06/15/05 — Former coach tell stories from a life spent on court

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Former coach tell stories from a life spent on court

By Matt Shaw
Published in News on June 15, 2005 1:45 PM

Former Campbell University Basketball Coach Billy Lee returned home Tuesday night.

Judging from the laughter, they were glad to see him.

Lee, a Mount Olive native and sports star, entertained at Wayne Community College's 13th annual benefit golf tournament with anecdotes, jokes and lessons learned from his life in sports.

More than 200 people attended the dinner and auction at Lane Tree Golf Course. The two-day event concluded today with a golf tournament with 132 players signed up to compete. Proceeds benefit WCC's Foundation and will pay for college scholarships.

Campbell's coach for 18 years, Lee attracted national attention because of his sense of humor, even when the odds were against his team or the game had gone the wrong way.

For example, Lee was driving in Atlanta following a close loss when he was pulled over by a police officer, he said. "I said, 'You don't want to write me a ticket -- I'm just a poor coach.' And he said, 'I know you are -- I was at the game.'"

During a conference championship game in 1992, one of Lee's players lost a contact lens, he said. Most of Lee's players were soon down on their knees looking for it in vain. A referee came over and asked, "What will you do if he loses the other contact?"

"Make him a ref," Lee fired back.

The referee called a technical foul, causing Lee to throw his coat into the stands, Lee recalled. "My son, Brooke, went up, got the coat and brought it back. 'Here, Dad, you dropped your coat.' ESPN must have shown that coat flying into the stands 10 times that night."

Winning that championship earned the Campbell Camels a berth in the NCAA Tournament and a first-round meeting with then-No. 1 Duke University.

"I can't tell you what that did to the pit of my stomach," Lee said. "Our students were chanting "We want Duke! We want Duke!' There's a fine line between guts and ignorance."

Campbell did not win that game, but the school continued to make headlines, winning games against N.C. State and South Carolina during the 1993-94 season.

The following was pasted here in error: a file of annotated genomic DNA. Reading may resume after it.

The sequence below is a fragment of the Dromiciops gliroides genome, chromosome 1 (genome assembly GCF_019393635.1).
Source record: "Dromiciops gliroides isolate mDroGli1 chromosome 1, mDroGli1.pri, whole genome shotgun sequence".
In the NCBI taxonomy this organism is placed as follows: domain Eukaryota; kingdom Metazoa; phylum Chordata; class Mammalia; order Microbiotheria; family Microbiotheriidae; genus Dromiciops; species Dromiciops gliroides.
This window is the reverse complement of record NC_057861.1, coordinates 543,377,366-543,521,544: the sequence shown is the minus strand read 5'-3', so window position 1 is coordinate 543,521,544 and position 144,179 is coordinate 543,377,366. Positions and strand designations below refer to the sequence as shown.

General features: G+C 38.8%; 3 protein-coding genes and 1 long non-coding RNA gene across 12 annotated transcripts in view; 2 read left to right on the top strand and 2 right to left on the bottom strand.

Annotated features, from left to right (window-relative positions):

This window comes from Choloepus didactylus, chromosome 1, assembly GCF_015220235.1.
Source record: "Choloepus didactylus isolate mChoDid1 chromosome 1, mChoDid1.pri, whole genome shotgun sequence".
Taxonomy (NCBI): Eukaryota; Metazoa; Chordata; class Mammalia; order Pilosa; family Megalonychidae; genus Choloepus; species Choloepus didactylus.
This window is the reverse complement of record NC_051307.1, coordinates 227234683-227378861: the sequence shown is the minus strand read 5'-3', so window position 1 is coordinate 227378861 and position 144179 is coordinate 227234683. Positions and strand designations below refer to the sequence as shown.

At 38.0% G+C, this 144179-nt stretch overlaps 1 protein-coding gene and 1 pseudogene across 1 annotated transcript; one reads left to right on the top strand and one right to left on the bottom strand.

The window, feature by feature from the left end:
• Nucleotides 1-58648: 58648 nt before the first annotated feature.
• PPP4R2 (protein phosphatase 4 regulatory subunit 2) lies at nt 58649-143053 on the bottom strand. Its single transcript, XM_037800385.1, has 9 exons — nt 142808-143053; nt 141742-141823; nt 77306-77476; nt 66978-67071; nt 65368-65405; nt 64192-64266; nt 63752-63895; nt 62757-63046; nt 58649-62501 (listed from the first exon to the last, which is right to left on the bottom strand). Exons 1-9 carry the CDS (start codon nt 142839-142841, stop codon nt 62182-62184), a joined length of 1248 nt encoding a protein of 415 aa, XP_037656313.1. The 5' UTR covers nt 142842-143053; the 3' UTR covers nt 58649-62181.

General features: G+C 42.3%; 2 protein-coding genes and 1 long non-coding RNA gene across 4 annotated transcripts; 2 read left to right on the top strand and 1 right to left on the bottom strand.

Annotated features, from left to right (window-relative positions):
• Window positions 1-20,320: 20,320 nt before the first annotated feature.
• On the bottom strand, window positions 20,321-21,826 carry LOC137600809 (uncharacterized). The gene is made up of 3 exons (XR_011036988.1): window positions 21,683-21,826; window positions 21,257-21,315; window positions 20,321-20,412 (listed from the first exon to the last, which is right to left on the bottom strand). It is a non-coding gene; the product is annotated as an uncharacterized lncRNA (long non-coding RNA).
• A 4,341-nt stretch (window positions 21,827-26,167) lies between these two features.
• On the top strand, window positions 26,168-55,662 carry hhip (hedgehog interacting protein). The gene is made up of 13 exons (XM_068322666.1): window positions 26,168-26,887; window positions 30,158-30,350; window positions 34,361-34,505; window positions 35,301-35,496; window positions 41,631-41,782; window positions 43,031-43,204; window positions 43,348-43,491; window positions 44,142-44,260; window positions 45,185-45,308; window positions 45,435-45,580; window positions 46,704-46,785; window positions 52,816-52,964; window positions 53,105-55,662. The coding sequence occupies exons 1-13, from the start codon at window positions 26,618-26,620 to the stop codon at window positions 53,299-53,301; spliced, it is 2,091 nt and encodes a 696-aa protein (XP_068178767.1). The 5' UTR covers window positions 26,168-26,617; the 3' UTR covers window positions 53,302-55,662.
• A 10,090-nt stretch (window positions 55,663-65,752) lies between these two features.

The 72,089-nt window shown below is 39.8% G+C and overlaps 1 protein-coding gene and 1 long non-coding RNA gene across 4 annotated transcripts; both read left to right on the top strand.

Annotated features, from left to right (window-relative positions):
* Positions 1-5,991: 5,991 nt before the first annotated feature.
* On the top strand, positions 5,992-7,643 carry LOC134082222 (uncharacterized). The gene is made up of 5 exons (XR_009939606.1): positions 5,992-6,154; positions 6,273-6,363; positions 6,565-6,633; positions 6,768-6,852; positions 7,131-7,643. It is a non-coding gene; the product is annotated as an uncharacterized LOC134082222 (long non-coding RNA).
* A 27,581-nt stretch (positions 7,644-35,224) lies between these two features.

After the State game, the Campbell students celebrated by throwing toilet paper all across their campus, Lee said. "Of course, it only took one roll."

Lee talked with affection about several of his former players who might not have been very talented but played with heart.

One forward was barely able to walk and chew gum at the same time, Lee said. "He couldn't play the radio."

But that same player made several key blocks in one game, Lee said. "One of my assistants whispered to me, 'Do you realize that everyone else is playing man-to-man defense and he's playing zone?' And I said, 'Don't tell him.'

"That's a good example of not over-coaching."

He stepped down as Campbell's coach after the 2002-03 season. He now works as a motivational speaker.

Following Lee's speech, Foundation Director Jack Kannan, a long-time friend, presented Lee with a golf putter that was manufactured in the college's machine class.

Lee was a standout athlete at Southern Wayne High School, lettering in football, basketball, baseball and track. Both he and Shirley Scarborough, now his wife, graduated from Southern Wayne in 1967.

He also played basketball at Mount Olive College, where he completed a degree in 1969, and at Atlantic Christian College, where he earned his bachelor's degree in 1971. He also received a master's degree in education from East Carolina University in 1977.

Lee coached high school basketball in New Bern and Montgomery County for five years before becoming an assistant coach at East Carolina University. After two years in Greenville, Lee became the head coach at Pembroke State University (now UNC-Pembroke), where he worked for seven year before leaving for Campbell University.

In 25 years as a college head coach, Lee won more than 400 basketball games, six conference championships and was named conference coach of the year four times.

The Lees' son, Brooke, is now an ECU assistant basketball coach. The Lees now live at Topsail Island.